NYCFC rise, Red Bulls' fall have New York derby primed for fight
We might just get a rivalry in New York this season.
Anyone with any sense of MLS history, the routes the Red Bulls and New York City FC took to the first Hudson River derby last season, and the wariness Red Bulls fans felt for the introduction of an instant rivalry might have been forgiven for a fair degree of skepticism about whether all this was going to work.
And yet, the atmosphere at Red Bull Arena for that first game on May 10, 2015, was unexpectedly charged. A vocal and prominent NYCFC support showed up at one end of the stadium. At the other, Red Bulls fans raised their tifo game for the occasion with a pointed "20 years late and a stadium short" banner to inaugurate the cultural tone of their relationship with "them across the river."
Red Bull Arena, a great stadium when packed and vocal, was operating near its peak. Among the press corps it was possible to see veteran writers nodding in approval, albeit with eyebrows raised. For anyone worried or dismissive about the "plastic" nature of this engineered rivalry, the atmosphere felt surprisingly organic.
And then the whistle blew, the Red Bulls scored almost immediately and we remembered that this was a game between the early-season front-runners and a top-heavy expansion side.
Apart from a brief lead NYCFC held in the one game of the three that was held at Yankee Stadium, that was the way it stayed all year. From that early goal by Bradley Wright-Phillips, to Matt Miazga's golf-swing celebration, to Mike Grella nutmegging Frank Lampard, the iconic images on the field were virtually all red.
A couple of weeks ago, you wouldn't have put much money on that changing any time soon. NYCFC could not buy a win at home and continued the historic pattern of shipping goals faster than David Villa could score them, while the Red Bulls looked to be putting a shaky start behind them with emphatic defeats of Orlando City and FC Dallas. New City manager Patrick Vieira's honeymoon period was over, while Red Bulls boss Jesse Marsch looked to be reminding people of what he had wrought after a turbulent start to 2015.
But this league is about as predictable as this presidential primary season, and we've had another waxing and waning of fortunes in the days leading into this game that should prepare us for anything on Saturday. And that's an exciting and necessary prospect as this rivalry tries to take hold.
For one, NYCFC started winning; three wins in a row leading into Wednesday's draw in Toronto. And it could have been four wins but for a last-minute Montreal goal in the game that preceded that sequence. Villa continues to be the talisman, but the support from midfield for once looks to have found a balance that creates behind him as well as supporting the defense when needed.
Vancouver lost 3-2 at Yankee Stadium to finally give NYCFC a home win this season, and an efficient 2-0 win in D.C. and a 2-1 win in the house of champion Portland mean New York City will be as confident as we have ever seen.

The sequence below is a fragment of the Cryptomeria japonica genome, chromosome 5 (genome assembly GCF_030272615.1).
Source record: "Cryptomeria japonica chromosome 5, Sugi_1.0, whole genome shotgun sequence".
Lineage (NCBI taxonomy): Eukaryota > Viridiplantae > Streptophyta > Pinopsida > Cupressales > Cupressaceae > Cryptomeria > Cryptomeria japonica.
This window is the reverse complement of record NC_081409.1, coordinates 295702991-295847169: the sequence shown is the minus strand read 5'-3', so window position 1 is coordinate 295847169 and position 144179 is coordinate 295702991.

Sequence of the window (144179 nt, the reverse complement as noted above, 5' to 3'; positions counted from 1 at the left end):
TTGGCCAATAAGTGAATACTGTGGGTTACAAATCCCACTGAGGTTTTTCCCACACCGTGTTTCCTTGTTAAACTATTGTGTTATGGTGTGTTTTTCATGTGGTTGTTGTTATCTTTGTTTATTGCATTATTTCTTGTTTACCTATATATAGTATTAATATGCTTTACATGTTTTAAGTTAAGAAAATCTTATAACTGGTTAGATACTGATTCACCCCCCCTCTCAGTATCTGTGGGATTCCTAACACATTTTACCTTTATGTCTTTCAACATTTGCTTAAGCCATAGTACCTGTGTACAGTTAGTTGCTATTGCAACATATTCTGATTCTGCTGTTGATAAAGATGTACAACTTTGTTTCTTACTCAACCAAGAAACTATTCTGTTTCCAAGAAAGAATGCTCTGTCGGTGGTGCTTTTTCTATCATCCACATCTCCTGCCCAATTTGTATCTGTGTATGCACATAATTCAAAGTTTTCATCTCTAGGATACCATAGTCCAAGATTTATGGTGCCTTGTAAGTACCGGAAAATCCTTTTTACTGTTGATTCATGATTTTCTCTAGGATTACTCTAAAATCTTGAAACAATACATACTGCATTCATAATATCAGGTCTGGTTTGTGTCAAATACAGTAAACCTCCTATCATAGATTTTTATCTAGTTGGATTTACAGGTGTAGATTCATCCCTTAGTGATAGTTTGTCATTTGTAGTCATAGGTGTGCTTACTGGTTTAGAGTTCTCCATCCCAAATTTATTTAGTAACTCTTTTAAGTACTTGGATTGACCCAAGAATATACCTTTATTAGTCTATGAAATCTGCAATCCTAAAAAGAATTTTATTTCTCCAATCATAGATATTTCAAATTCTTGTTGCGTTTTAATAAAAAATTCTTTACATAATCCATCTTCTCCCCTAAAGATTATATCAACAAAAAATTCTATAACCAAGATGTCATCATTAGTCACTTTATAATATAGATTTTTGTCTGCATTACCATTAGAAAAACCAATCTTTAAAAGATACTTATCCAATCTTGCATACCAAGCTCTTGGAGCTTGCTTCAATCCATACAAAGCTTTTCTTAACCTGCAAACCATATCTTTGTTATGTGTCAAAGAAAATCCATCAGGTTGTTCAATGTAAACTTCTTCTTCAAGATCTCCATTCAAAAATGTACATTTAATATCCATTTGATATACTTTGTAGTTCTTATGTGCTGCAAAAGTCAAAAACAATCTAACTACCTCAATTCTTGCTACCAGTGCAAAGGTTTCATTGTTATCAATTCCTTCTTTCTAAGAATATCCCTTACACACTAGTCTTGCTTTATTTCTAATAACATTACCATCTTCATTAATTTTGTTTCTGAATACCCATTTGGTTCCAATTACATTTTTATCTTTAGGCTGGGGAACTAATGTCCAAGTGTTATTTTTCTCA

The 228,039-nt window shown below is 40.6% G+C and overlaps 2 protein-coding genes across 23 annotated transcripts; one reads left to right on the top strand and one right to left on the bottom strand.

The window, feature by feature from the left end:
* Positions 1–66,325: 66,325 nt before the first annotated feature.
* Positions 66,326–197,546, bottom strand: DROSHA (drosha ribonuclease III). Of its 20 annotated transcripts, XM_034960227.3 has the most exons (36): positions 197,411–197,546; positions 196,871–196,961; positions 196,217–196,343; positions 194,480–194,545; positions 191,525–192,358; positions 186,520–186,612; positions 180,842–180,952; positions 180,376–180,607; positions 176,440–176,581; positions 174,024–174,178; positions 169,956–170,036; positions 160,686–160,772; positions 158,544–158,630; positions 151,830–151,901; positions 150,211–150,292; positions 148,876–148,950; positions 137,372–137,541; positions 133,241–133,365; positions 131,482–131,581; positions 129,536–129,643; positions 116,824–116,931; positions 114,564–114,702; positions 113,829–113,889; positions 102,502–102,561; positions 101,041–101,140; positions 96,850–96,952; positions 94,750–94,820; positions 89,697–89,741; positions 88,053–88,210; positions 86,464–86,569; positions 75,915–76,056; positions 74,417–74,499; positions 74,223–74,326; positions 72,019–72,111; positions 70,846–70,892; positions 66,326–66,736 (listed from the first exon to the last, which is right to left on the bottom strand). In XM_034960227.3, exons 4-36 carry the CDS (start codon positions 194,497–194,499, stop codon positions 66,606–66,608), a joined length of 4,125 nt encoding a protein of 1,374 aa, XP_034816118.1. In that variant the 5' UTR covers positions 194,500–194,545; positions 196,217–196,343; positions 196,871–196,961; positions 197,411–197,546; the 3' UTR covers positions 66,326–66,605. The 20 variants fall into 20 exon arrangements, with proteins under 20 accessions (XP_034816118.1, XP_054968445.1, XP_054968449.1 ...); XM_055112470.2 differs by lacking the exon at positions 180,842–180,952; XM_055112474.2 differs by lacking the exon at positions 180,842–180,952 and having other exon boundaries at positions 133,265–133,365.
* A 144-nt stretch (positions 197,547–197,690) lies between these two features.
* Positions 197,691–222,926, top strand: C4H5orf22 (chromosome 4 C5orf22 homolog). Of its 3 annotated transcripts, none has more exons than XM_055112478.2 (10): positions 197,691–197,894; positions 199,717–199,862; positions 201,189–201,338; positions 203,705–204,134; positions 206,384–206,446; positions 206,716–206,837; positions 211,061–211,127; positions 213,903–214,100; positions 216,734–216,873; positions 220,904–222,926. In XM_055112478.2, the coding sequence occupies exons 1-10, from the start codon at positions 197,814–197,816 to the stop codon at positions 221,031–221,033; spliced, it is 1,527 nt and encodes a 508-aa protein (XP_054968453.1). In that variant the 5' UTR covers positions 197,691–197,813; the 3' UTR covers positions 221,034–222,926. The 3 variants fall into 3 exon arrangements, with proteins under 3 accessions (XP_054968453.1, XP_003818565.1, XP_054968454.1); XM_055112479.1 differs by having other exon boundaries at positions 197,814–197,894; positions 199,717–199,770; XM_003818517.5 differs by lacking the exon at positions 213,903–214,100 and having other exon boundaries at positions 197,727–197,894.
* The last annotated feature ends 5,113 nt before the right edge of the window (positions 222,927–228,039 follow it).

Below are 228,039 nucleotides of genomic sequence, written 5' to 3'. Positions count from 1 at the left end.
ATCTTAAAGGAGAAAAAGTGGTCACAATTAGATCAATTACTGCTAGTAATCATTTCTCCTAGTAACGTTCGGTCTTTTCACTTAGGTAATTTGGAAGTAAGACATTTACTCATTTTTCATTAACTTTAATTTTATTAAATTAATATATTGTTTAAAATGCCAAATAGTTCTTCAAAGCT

And the Red Bulls? The loss to D.C. last weekend was as weak a performance from that team as we have seen since Marsch arrived, and that has to be a major concern. There were big, unexpected losses at moments in last year's Supporters' Shield-winning campaign as well, but they tended to come from teams having freakishly efficient play on the counterattack -- such as Orlando's late-season 5-2 victory at Red Bull Arena -- rather than Marsch's team simply not showing up, which seemed to be the case Friday.
The bizarre aspect of that is that the Red Bulls dominated D.C. in regular-season and playoff soccer last year, and as their players, staff and fans are generally at pains to remind us, the rivalry and history with D.C. takes precedence over any other rivalry, including the one with NYCFC. Yet on Friday, they made a team that looked pedestrian in trying to break down NYCFC a week before, in the same stadium, look by far the sharper side.
The visit of Chicago to Red Bull Arena in midweek represented something of a wrinkle going into the weekend's game. A 1-0 win against a tightly organized Chicago team certainly had its virtues, not least keeping a clean sheet and putting the Red Bulls' recent record back onto a decent-looking footing. But Chicago has not won on the road in 30 games, and the Red Bulls' goal came from their only shot on target as they struggled to break down the Fire. And it was at home, where all but one of their points have come this season. Saturday's game is on the road, where the Red Bulls have been wretched.
So with NYCFC finally looking stable, and given the respective states of minds of the two teams, for the first time in the brief history of this rivalry we're probably going into a New York derby with the blue half of the city favored to take something over the red. That may in fact be the Red Bulls' best hope, rediscovering the collective chip on their shoulder that helped them to unexpected success last season.
Meanwhile, there's a degree of expectation from everyone watching that at some point NYCFC must actually deliver a result that moves the bragging rights across New York. That's when we'll start to have a rivalry that's truly worthy of the name.
Graham Parker writes for ESPN FC, FourFourTwo and Howler. He covers MLS and the U.S. national teams. Follow him on Twitter @grahamparkerfc.